• Understanding the personal brand concept
  • Why are personal brands important?
  • How to elevate your personal brand
  • How social media plays a part of personal branding
  • Key…

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Dropping the F** Bomb at Work!

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03_zappos-employeeNo, not that f-bomb.  In this case, the ‘f’ stands for fun! You may ask if work and fun can be synonymous. The answer is ‘yes.’ Companies need to brand themselves from the inside out to create happy employees. Happy employees work harder, While certain companies are doing it right, others are suffering through the day-to-day struggles.

Fun does not mean not doing work. Fun means having an enjoyable environment. It involves hardworking people who want to be able to take a break to re-energize. It is a management team who understands that happy employees make the best employees. A fun work environment is not meant for the lazy or undetermined. It is meant for the go-getter, the innovator and the rule-breaker. This type of work environment expects and retains the best.

Branding your company as one that is fun and full of life is not easy. It takes a good amount of thought and a culture that encourages you to enjoy your work life. Here are a few examples of work environments that brand themselves from the inside out:

  1. Google: Google probably makes every one of these lists. It just goes to show if you do something right, you will be recognized. Here is a great explanation of what Google does to make work fun.
  2. Brogan & Partners: Every year Brogan takes their entire company on a mystery trip. No, not the mystery trip your grandparents took with their senior unit to Branson, Missouri. Real vacations to tropical paradises. The catch is they do not tell them until they get to the airport. Pretty cool, huh? Yea, they know how to have fun. They also encourage you to bring your dog to work.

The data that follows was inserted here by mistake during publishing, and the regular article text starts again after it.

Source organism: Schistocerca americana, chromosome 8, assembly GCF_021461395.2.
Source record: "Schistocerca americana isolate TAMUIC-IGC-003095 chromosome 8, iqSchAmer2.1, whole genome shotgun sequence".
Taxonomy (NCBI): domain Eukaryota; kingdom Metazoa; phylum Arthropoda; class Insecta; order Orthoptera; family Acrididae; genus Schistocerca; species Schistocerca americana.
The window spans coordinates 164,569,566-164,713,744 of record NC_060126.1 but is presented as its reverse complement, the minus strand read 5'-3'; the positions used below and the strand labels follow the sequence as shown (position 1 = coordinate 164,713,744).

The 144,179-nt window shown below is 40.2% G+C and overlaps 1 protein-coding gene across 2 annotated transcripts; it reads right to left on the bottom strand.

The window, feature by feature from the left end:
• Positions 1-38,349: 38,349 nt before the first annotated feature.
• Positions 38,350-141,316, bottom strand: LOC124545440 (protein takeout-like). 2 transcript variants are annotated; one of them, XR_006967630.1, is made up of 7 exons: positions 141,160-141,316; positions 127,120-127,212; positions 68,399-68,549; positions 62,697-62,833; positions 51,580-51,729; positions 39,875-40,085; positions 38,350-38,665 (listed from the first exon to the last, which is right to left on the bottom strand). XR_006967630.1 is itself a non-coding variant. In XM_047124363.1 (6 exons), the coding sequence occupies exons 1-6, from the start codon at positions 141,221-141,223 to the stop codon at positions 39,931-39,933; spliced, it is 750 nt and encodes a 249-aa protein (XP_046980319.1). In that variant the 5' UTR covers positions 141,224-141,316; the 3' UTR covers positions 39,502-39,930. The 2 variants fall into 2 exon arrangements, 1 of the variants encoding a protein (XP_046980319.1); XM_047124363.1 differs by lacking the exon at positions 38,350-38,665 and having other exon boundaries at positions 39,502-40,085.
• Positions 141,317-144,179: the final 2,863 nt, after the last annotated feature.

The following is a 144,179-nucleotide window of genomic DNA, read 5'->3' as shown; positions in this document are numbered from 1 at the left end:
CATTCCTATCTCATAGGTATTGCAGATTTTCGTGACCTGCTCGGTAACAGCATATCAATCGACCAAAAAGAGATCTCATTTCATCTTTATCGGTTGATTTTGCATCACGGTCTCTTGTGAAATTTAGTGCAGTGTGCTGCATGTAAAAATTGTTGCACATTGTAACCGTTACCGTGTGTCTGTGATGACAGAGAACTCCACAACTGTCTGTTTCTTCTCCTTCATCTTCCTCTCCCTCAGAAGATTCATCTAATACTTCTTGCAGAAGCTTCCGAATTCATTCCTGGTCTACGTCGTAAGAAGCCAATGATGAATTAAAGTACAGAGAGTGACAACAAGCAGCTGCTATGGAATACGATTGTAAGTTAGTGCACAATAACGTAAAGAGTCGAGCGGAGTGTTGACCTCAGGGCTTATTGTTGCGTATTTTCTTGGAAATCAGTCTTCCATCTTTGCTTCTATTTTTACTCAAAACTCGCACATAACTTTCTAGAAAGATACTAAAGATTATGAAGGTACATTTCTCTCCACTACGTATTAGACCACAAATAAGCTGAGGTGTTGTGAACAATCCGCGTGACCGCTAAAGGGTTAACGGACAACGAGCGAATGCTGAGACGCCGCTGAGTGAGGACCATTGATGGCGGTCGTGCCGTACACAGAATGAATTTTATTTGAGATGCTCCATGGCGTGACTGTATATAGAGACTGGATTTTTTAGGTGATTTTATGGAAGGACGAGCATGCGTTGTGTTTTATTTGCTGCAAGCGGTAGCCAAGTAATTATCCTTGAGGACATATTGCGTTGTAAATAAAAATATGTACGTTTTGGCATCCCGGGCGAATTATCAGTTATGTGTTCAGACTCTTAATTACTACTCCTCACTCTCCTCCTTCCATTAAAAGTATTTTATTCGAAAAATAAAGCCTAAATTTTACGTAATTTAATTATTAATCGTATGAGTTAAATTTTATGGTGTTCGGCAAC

3. Zappo’s: This office environment is not state of the art like Google. It is not relaxing like Brogan. It is what is known in the corporate world as ‘cube-ville.’ This boxed in world is very different from the average though. They ask employees to have a lot of fun with their cubes. It is not unusual to have props hanging from the sides of the wall cubes and even the ceilings to make the space their own. See what I mean here.

Now you may be thinking that your work environment is nothing like that. Not to worry. There are things you can do. If your work is stuck in the past, you can step up and make change. Sometimes it only takes one person to get the fun started at work. If you were a small business owner, what would you do differently to foster creativity and fun at work?

1 Year on My Blogging Journey

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Today marks the one year anniversary since I published my first post. I especially want to thank you for being a follower of Advertorious and reading it regularly. It makes me feel so good to know that my thoughts and ideas are being well received with a larger community.